Underground warehousing and manufacturing facilities, primarily centered in the Kansas City, Mo. market, are undergoing an unprecedented development boom due to the current demand/supply imbalance.
The national industrial sector is in the midst of a particularly strong growth cycle and construction has been slow to catch up. Brokerage firm Marcus & Millichap, in a recent report, predicts that above-ground space additions will be about two-thirds of the annual levels seen between 2005 and 2008, boding well for investors in markets nationwide.
Companies in Missouri and Kansas plan to double the amount of the nation’s underground industrial space, however. About 400 companies lease space for warehousing, light manufacturing and even data center uses in the Kansas City region, all in massive limestone mine cave complexes. Mike Bell, vice president with the industrial/commercial team at real estate development firm Hunt Midwest, says his firm is expanding to meet demand faster than ever before. The company, which operates the country’s largest underground complex called Subtropolis in Kansas City, leases out about six million sq. ft. of completed underground space and is working on expanding by another eight million sq. ft.
“The current industrial demand is definitely benefitting us from a velocity standpoint,” Bell says. “We started in the mid-1960s with three tenants: Ford, Pillsbury and Russell Stover, and it took us to 2013 to develop and lease up five million square feet. In just one year, 2014, we added another one million sq. ft., and we’re developing and will lease up another one million sq. ft. this year.”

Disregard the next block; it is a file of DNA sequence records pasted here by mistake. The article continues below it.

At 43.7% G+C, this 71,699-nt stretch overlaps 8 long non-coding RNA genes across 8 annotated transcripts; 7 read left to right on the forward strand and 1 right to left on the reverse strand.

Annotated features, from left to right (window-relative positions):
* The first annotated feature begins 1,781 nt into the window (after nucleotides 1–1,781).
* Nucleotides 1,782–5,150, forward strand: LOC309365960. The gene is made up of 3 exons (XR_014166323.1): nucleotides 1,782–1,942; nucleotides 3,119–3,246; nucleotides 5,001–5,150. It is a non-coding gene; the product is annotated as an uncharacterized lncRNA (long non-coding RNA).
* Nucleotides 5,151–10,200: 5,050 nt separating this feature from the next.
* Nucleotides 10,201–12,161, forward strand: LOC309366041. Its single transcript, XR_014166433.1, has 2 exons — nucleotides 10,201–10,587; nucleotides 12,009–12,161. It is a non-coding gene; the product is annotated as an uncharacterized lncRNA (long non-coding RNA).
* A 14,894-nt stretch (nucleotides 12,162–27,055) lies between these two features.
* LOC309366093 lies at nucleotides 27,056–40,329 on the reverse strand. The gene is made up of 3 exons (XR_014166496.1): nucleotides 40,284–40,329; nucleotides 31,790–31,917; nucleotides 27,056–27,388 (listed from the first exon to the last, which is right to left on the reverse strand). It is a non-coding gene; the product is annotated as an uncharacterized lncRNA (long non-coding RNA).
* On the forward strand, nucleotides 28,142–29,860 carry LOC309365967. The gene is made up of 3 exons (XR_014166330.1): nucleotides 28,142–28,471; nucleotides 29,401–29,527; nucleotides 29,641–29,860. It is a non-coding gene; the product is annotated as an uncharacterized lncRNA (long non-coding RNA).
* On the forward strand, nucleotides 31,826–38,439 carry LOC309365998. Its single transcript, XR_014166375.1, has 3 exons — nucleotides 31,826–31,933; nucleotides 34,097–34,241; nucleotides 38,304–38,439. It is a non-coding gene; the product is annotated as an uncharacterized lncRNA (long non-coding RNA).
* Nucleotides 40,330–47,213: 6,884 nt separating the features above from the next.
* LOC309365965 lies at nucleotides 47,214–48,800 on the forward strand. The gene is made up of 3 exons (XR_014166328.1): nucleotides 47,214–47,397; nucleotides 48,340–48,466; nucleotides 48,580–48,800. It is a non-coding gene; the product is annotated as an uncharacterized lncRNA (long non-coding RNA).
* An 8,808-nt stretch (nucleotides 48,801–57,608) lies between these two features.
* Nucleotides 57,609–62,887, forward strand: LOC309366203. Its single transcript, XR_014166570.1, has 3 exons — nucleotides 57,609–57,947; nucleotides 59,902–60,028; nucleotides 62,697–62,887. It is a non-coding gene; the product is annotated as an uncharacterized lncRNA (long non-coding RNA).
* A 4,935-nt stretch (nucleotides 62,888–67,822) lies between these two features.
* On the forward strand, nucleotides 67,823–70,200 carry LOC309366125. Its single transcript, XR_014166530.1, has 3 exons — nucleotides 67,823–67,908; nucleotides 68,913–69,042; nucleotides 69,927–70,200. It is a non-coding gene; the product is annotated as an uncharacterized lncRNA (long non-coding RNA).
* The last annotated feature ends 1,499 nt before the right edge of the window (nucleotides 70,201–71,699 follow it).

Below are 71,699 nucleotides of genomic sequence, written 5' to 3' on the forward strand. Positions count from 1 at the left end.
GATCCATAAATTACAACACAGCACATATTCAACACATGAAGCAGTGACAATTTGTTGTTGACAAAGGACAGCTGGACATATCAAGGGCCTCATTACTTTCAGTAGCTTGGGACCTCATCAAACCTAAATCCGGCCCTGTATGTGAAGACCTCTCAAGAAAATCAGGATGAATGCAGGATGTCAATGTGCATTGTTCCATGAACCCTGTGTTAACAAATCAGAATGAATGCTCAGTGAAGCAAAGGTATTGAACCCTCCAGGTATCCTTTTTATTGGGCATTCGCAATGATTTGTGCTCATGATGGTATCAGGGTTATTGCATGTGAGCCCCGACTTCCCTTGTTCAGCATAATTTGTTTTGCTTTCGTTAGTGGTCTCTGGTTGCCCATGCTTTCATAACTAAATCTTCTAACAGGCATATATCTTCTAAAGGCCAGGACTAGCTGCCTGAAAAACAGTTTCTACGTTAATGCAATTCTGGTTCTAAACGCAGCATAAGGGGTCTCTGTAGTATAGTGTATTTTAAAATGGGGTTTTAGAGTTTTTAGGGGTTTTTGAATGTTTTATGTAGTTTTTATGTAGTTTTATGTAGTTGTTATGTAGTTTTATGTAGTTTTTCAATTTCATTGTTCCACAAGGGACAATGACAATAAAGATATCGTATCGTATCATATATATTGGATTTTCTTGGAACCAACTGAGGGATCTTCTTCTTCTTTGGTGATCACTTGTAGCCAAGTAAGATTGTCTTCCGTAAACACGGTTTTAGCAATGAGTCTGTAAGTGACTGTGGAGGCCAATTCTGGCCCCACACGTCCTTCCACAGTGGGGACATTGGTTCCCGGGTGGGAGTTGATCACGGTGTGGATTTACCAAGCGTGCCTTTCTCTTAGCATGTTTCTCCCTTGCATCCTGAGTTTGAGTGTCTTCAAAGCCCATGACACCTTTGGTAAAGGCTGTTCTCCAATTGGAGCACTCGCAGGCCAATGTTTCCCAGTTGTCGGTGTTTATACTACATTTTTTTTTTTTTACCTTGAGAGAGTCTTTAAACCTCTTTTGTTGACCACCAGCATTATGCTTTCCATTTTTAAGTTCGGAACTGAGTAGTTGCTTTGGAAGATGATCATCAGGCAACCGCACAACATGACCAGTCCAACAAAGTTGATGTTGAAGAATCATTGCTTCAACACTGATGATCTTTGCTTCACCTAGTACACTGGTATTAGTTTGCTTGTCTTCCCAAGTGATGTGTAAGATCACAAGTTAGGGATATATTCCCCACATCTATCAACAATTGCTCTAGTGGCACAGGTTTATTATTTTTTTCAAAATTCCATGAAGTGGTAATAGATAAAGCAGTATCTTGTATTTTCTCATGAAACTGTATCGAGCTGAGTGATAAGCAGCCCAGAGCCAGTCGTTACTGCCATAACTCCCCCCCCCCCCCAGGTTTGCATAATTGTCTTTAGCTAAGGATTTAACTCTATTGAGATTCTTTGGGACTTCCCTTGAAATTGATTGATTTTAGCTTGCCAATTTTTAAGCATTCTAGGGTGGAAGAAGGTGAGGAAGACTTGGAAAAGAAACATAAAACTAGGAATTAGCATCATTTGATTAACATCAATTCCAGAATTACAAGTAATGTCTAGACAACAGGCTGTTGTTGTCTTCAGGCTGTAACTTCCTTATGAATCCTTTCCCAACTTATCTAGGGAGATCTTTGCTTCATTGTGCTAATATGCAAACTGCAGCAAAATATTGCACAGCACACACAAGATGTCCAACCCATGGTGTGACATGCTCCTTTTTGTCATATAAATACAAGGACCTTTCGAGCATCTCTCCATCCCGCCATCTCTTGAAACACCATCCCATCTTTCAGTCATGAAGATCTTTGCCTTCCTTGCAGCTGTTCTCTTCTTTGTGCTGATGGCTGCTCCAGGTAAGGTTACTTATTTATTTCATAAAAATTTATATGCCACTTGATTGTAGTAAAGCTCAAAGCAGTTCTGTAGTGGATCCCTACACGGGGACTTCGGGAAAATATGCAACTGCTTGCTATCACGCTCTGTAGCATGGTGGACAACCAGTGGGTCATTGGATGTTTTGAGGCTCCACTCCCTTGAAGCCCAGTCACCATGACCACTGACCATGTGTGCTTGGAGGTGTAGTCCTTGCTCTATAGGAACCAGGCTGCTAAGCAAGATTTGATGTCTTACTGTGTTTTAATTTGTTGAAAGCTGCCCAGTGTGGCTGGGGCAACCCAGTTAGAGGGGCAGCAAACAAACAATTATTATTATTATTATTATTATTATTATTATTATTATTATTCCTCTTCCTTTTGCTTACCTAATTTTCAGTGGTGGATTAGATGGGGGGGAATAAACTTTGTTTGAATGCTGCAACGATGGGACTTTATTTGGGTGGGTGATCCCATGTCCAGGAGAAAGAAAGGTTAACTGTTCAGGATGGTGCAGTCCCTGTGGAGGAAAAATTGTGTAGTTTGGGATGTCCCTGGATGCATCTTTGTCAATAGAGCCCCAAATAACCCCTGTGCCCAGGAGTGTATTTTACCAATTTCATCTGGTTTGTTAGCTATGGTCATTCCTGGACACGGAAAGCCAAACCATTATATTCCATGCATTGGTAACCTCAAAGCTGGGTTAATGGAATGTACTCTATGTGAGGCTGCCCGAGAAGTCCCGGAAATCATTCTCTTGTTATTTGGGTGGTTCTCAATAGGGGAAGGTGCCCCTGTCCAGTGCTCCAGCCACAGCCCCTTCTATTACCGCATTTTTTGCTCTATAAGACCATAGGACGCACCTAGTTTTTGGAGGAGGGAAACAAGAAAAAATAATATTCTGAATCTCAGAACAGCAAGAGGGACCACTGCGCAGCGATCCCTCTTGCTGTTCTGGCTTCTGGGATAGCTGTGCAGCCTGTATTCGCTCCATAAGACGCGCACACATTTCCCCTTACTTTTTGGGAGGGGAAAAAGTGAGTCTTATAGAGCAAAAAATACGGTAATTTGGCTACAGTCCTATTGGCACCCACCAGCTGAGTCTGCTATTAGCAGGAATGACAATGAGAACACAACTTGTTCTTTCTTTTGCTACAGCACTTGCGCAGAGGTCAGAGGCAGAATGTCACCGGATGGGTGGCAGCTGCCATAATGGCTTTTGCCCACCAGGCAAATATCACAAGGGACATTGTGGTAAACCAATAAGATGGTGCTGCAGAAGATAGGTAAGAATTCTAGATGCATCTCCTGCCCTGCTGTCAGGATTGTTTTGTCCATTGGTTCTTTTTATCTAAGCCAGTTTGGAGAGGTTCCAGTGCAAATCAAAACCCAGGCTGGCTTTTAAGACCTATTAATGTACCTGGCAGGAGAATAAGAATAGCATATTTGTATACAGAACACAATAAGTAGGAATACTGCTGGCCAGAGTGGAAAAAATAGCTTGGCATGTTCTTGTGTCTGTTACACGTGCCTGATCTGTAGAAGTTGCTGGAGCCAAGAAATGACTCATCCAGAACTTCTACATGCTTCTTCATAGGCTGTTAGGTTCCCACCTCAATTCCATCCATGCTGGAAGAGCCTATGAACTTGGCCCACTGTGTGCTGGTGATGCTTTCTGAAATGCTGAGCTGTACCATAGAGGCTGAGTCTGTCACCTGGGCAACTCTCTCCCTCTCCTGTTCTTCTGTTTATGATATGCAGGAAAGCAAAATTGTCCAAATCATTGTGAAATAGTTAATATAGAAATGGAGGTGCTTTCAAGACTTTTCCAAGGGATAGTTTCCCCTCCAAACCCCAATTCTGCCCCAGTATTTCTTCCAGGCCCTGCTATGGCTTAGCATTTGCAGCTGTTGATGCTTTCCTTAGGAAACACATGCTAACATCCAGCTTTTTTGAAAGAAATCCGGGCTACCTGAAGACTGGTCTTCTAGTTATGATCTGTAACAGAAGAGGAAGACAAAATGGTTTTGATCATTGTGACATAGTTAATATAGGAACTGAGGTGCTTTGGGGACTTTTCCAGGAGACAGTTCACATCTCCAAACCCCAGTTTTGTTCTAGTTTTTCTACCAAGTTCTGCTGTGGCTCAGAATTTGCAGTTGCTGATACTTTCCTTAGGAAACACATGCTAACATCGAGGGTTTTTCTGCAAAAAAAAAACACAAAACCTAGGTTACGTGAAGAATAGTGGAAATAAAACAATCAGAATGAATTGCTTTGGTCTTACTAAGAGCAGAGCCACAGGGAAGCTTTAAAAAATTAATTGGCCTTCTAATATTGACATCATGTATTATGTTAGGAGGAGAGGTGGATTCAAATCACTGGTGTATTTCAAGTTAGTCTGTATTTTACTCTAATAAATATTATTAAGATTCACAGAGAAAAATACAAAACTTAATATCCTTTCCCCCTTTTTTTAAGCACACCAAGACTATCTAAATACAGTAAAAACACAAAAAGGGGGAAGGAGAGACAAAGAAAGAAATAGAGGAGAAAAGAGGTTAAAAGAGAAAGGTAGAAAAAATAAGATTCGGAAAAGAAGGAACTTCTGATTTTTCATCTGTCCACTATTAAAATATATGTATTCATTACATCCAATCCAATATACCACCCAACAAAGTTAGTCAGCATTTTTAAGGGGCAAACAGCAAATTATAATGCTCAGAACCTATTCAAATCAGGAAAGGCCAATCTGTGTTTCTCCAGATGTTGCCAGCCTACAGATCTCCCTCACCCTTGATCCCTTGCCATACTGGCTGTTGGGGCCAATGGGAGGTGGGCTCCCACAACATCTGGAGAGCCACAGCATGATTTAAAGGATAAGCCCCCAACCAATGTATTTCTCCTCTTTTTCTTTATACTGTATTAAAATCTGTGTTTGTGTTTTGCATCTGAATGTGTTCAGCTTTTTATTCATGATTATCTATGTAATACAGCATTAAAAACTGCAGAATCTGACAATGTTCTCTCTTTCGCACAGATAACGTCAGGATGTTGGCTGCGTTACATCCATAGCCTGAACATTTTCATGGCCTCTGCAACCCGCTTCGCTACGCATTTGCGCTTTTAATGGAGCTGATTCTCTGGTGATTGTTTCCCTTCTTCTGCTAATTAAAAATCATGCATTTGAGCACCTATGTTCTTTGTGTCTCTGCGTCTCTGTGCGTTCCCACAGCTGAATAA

There are about 55 million sq. ft. of total space in the Subtropolis holdings, but only about 14 million sq. ft. of available space to develop, Bell adds. The company is working on plans to open up the remaining eight million sq. ft. Demand has been so good, Hunt Midwest is building out a 126,000-sq.-ft. speculative space just because it has no vacant area to show potential tenants, Bell says.
Underground industrial facilities aren’t just limestone walls with stalactites dripping down onto the roughly 4,000 people who work at the complex. The space underground requires just as much building out as typical industrial space, with walls, ceilings and floors. Amenities are even more abundant, as Hunt has two electrical substations and four fiber networks serving its above- and below-ground property, and a data center tenant serves its neighbors with data storage. The spaces are even environmentally friendly, as a constant 65-degree Fahrenheit temperature doesn’t require much heating or cooling for most tenants.
Underground space can be cheaper to rent, as rates reportedly run about 50 cents per sq. ft. lower than the current Kansas City average of about $4 per sq. ft. for above-ground industrial facilities.
Bell says the demand for underground industrial properties also matches current demand for above-ground space, with e-commerce tenants taking up half of the new available space and automotive and health care industries taking most of the rest. FoodServiceWarehouse.com, a restaurant equipment supply company, moved into 475,000 sq. ft. this year, and Ceva Animal Health LLC leased 72,000 sq. ft. in March.
Lenexa, Kansas-based Meritex owns the second largest underground industrial complex, Lenexa Executive Park. Bill Seymour, a senior vice president with the firm, says its 2.5-million-sq.-ft. space is 100 percent occupied. The complex houses all sorts of tenants, including food service, paper, packaging, light manufacturing and pharmaceutical companies and print shops.
“We’re building another 80,000 square feet this year, the market is good,” Seymour says. “We’re going to be marketing primarily to smaller tenants, in the 10,000 square foot and 15,000 square foot range. We think there’s a good amount of demand for the smaller industrial tenant sector today.”